Frame interpolation attempts to synthesise intermediate frames given one or more consecutive video frames. In recent years, deep learning approaches, and in particular convolutional neural networks, have succeeded at tackling low- and high-level computer vision problems including frame interpolation. There are two main pursuits in this line of research, namely algorithm efficiency and reconstruction quality. In this paper, we present a multi-scale generative adversarial network for frame interpolation (FIGAN). To maximise the efficiency of our network, we propose a novel multi-scale residual estimation module where the predicted flow and synthesised frame are constructed in a coarse-to-fine fashion. To improve the quality of synthesised intermediate video frames, our network is jointly supervised at different levels with a perceptual loss function that consists of an adversarial and two content losses. We evaluate the proposed approach using a collection of 60fps videos from YouTube-8m. Our results improve the state-of-the-art accuracy and efficiency, and a subjective visual quality comparable to the best performing interpolation method.

[89]  arXiv:1711.06047 [pdf, other]
Title: Deep Matching Autoencoders
Comments: 10 pages
Subjects: Computer Vision and Pattern Recognition (cs.CV); Machine Learning (stat.ML)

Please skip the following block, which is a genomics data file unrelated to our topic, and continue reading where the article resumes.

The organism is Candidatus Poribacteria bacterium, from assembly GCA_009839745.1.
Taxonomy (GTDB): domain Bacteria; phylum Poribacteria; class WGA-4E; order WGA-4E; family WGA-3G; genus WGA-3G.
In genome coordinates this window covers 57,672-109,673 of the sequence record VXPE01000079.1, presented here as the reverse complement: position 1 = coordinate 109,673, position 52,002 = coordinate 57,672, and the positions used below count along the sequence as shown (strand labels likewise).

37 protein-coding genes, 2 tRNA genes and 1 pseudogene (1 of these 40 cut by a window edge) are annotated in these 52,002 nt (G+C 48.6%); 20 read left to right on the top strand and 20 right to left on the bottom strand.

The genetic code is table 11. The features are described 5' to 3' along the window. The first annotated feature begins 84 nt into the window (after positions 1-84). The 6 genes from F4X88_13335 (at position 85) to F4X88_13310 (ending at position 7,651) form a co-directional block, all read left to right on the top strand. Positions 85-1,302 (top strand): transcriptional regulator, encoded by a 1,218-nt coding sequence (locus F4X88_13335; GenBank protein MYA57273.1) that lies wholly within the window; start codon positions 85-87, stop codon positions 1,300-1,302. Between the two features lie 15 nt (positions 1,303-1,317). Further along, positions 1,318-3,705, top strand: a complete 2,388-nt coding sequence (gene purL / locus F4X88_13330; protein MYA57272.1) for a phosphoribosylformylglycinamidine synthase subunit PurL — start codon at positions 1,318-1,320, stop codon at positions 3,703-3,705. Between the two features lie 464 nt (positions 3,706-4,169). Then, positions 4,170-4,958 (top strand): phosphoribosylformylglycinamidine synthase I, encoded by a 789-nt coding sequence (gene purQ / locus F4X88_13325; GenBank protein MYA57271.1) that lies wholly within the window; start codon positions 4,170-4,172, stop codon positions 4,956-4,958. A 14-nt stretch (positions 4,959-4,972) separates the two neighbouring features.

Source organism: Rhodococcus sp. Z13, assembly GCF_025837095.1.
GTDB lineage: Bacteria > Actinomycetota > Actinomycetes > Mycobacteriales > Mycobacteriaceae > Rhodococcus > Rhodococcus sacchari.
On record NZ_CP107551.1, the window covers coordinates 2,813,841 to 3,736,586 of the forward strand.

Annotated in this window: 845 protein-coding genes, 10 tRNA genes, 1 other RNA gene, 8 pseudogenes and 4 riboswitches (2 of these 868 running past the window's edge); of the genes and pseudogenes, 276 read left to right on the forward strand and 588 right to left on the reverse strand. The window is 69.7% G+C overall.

Increasingly many real world tasks involve data in multiple modalities or views. This has motivated the development of many effective algorithms for learning a common latent space to relate multiple domains. However, most existing cross-view learning algorithms assume access to paired data for training. Their applicability is thus limited as the paired data assumption is often violated in practice: many tasks have only a small subset of data available with pairing annotation, or even no paired data at all. In this paper we introduce Deep Matching Autoencoders (DMAE), which learn a common latent space and pairing from unpaired multi-modal data. Specifically we formulate this as a cross-domain representation learning and object matching problem. We simultaneously optimise parameters of representation learning auto-encoders and the pairing of unpaired multi-modal data. This framework elegantly spans the full regime from fully supervised, semi-supervised, and unsupervised (no paired data) multi-modal learning. We show promising results in image captioning, and on a new task that is uniquely enabled by our methodology: unsupervised classifier learning.

[90]  arXiv:1711.06055 [pdf, other]
Title: Integrated Face Analytics Networks through Cross-Dataset Hybrid Training
Comments: 10 pages
Subjects: Computer Vision and Pattern Recognition (cs.CV)